The three treatments that have been studied the most, and have pretty good evidence to support them, are biofeedback, cognitive behavioral treatment, and acceptance and mindfulness-based treatments. We’re starting to think a lot about subgroups of patients that may benefit more from one or another approach.
One of the things that I promote is the early use of these treatments. Traditionally, they are kind of the end-stage, left to the end when everything else has failed. At that point, getting anything to work is really challenging so I advocate the idea that psychological treatment should be considered very early. Even when there’s no access to a specialized mental health provider who has experience working with pain, there are many self-help materials that are out and available both in terms of booklets as well as websites that can promote the person’s self-management of pain.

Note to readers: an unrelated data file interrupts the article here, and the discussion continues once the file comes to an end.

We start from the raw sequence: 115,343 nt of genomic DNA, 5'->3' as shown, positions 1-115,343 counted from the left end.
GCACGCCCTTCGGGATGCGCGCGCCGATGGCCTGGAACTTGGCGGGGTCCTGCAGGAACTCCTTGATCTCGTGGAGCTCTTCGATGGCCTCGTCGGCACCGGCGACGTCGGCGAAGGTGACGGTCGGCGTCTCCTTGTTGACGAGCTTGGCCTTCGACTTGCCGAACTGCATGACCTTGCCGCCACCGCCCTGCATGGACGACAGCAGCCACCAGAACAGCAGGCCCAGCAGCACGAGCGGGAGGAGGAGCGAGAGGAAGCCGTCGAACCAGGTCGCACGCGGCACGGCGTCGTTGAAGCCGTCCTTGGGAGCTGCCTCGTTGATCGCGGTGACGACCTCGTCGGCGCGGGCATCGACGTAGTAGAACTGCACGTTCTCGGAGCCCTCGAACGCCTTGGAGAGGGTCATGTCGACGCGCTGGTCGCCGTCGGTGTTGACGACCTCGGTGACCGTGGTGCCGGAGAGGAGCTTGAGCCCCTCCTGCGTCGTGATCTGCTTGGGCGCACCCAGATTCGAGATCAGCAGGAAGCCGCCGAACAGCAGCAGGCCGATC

A lot of what we talk about in the pain field now is a model that is similar to what has evolved in diabetes. That is the idea that diabetes is a 24/7 condition that requires a lot of work on the part of the patients and not just taking medications. That same model is probably a very useful model for people who have chronic pain. Any practitioner should be encouraging their patients to be looking for strategies that they can use on a day-to-day basis to self-manage their pain symptoms.